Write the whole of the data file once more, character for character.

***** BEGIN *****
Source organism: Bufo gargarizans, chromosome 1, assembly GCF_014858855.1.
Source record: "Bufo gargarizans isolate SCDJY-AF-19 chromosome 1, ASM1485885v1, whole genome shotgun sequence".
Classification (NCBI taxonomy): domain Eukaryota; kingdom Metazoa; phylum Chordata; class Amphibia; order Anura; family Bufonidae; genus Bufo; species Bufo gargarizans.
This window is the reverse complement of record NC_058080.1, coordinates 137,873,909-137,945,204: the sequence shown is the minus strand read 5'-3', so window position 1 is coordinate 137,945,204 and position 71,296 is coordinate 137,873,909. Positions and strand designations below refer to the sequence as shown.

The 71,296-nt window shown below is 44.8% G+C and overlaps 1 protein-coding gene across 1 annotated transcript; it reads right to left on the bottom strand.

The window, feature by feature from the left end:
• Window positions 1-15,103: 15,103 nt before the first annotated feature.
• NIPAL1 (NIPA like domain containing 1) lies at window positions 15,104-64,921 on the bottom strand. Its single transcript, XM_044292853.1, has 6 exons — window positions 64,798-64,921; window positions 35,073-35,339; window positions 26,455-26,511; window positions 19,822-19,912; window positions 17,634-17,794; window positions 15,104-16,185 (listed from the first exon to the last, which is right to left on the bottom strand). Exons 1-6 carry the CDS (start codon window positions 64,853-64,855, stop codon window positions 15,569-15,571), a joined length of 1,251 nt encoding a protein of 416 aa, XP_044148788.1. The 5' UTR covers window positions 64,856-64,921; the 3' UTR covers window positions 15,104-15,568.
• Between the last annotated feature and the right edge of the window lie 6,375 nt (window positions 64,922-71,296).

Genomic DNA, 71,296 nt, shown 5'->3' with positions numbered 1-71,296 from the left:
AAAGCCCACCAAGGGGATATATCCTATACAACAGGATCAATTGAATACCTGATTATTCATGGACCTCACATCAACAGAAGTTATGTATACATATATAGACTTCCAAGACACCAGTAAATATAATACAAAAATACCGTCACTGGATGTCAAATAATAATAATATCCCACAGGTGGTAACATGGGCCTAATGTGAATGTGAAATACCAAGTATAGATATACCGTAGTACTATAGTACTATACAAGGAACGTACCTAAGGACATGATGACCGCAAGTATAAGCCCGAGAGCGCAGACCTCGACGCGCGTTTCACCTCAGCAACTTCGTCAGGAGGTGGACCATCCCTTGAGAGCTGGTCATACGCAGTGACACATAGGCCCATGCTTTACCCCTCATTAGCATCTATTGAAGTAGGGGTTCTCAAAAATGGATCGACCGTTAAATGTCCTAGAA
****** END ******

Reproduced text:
Source organism: Bufo gargarizans, chromosome 1, assembly GCF_014858855.1.
Source record: "Bufo gargarizans isolate SCDJY-AF-19 chromosome 1, ASM1485885v1, whole genome shotgun sequence".
Classification (NCBI taxonomy): domain Eukaryota; kingdom Metazoa; phylum Chordata; class Amphibia; order Anura; family Bufonidae; genus Bufo; species Bufo gargarizans.
This window is the reverse complement of record NC_058080.1, coordinates 137,873,909-137,945,204: the sequence shown is the minus strand read 5'-3', so window position 1 is coordinate 137,945,204 and position 71,296 is coordinate 137,873,909. Positions and strand designations below refer to the sequence as shown.

The 71,296-nt window shown below is 44.8% G+C and overlaps 1 protein-coding gene across 1 annotated transcript; it reads right to left on the bottom strand.

The window, feature by feature from the left end:
• Window positions 1-15,103: 15,103 nt before the first annotated feature.
• NIPAL1 (NIPA like domain containing 1) lies at window positions 15,104-64,921 on the bottom strand. Its single transcript, XM_044292853.1, has 6 exons — window positions 64,798-64,921; window positions 35,073-35,339; window positions 26,455-26,511; window positions 19,822-19,912; window positions 17,634-17,794; window positions 15,104-16,185 (listed from the first exon to the last, which is right to left on the bottom strand). Exons 1-6 carry the CDS (start codon window positions 64,853-64,855, stop codon window positions 15,569-15,571), a joined length of 1,251 nt encoding a protein of 416 aa, XP_044148788.1. The 5' UTR covers window positions 64,856-64,921; the 3' UTR covers window positions 15,104-15,568.
• Between the last annotated feature and the right edge of the window lie 6,375 nt (window positions 64,922-71,296).

Genomic DNA, 71,296 nt, shown 5'->3' with positions numbered 1-71,296 from the left:
AAAGCCCACCAAGGGGATATATCCTATACAACAGGATCAATTGAATACCTGATTATTCATGGACCTCACATCAACAGAAGTTATGTATACATATATAGACTTCCAAGACACCAGTAAATATAATACAAAAATACCGTCACTGGATGTCAAATAATAATAATATCCCACAGGTGGTAACATGGGCCTAATGTGAATGTGAAATACCAAGTATAGATATACCGTAGTACTATAGTACTATACAAGGAACGTACCTAAGGACATGATGACCGCAAGTATAAGCCCGAGAGCGCAGACCTCGACGCGCGTTTCACCTCAGCAACTTCGTCAGGAGGTGGACCATCCCTTGAGAGCTGGTCATACGCAGTGACACATAGGCCCATGCTTTACCCCTCATTAGCATCTATTGAAGTAGGGGTTCTCAAAAATGGATCGACCGTTAAATGTCCTAGAA